• Pumpkins, Vegetables and Melons Outlook, Economic Research Service (ERS), USDA, 2007.
  • Pumpkins & More, University of Illinois - This site is completely devoted to pumpkins. It includes sections on growing, selection and uses, varieties and festival ideas.
  • Pumpkins and Squash, Vegetable Research and Information Center, University of California Cooperative Extension -  This resource site has links to summer and winter squash and pumpkin production.
  • Pumpkins and Winter Squash, Selecting, Preparing and Canning Vegetables, National Center for Home Food Preservation, University of Georgia, 2009. 
  • Pumpkins, Commercial Vegetable Production, Kansas State University - This document outlines commercial pumpkin production for Kansas. It includes production costs and direct marketing ideas.
  • Vegetables and Pulses, ERS, USDA - This government portal provides general information and statistics on the U.S. vegetable and melon industries.

 Businesses/Case Studies

  • Arata Pumpkin Farm, Half Moon Bay, California - This farm claims to be the oldest working pumpkin farm in San Mateo County. Pumpkins have been grown since 1932. The Arata farm specializes in hosting school groups and also distributes pumpkins nationwide.
  • Bengtson’s Pumpkin Farm, Lockport, Illinois - Bengtson’s, a working pumpkin farm, offers a variety of activities for families, including a haunted and fun barn, pumpkin launcher and racing pigs.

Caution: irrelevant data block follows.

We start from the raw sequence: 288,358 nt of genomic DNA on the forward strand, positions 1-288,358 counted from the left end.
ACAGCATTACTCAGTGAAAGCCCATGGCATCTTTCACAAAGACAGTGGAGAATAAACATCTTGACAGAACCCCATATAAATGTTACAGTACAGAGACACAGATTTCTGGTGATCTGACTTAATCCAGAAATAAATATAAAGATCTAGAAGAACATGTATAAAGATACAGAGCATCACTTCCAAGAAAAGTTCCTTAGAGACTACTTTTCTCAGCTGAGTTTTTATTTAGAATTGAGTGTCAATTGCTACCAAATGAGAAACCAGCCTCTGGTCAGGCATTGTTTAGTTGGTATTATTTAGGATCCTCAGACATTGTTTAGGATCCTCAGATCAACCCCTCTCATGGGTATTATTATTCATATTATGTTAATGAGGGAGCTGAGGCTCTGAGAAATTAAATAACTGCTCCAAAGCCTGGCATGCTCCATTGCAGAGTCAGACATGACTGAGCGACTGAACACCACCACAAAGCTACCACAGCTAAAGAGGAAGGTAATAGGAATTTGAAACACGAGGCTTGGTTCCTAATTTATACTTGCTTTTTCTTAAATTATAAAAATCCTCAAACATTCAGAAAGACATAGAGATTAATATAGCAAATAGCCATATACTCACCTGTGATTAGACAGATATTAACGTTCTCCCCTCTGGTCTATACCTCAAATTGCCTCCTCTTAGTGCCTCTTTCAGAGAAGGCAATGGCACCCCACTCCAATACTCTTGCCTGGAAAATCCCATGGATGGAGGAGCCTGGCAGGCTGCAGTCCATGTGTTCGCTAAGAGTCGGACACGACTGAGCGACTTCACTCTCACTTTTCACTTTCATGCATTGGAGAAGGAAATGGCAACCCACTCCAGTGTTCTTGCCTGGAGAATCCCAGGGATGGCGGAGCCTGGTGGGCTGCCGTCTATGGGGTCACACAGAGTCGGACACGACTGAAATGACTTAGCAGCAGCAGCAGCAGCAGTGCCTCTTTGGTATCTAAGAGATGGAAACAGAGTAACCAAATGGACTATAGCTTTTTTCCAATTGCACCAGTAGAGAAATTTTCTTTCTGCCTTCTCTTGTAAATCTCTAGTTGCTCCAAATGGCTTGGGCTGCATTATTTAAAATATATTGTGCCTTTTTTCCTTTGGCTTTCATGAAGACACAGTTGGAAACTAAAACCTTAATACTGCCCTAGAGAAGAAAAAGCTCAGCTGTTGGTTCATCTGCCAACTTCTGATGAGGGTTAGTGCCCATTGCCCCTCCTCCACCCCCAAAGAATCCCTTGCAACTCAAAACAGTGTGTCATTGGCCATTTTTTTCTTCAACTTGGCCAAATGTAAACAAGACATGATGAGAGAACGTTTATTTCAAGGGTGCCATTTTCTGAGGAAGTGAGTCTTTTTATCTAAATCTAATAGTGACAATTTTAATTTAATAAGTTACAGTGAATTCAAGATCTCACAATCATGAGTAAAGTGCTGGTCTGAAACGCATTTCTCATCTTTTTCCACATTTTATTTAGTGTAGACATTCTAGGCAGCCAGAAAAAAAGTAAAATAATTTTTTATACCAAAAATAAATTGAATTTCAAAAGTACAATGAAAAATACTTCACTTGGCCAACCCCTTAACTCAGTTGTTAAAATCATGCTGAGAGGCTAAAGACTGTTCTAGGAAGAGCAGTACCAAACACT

• Happy Apple Farm, Penrose, Colorado - This farm offers more than just apples. The you-pick pumpkin patch becomes haunted during October. The farm hosts Halloween activities that include each guest receiving a pumpkin, candy and a “death ride to lighted pumpkin field.”
  • Kathy's Pumpkin Patch, Donnellson, Iowa - The Pumpkin Patch is part of a third-generation crop farm located in southeast Iowa. The farm grows about 30 acres of pumpkins, squash and fall ornamentals and sells them at their roadside stand. Kathy's Pumpkin Patch also hosts fall activities and events through Halloween.
  • Milky Way Farm, Chester Springs, Pennsylvania - This family-owned and -operated dairy farm hosts a you-pick pumpkin patch during October. About 25,000 pumpkins are grown on 10 acres.
  • Nordic Ridge Gardens, Calumet, Minnesota - This former dairy farm promotes educational school field trips during September and October. In addition to thousands of pumpkins, the farm raises squash, gourds and strawberries. 
  • Swan Pumpkin Farm, Franksville, Wisconsin - This farm in Racine County features many activities and tours during harvest and Halloween, such as pumpkin bowling, a corn maze and a haunted house.
  • Walters' Pumpkin Patch, Burns, Kansas - This pumpkin patch started out as a farming and ranching business for Carroll and Becky Walters. In 1998, the Walters decided to grow pumpkins as a business, and Walters' Pumpkin Patch began to take shape.

Links checked July 2012.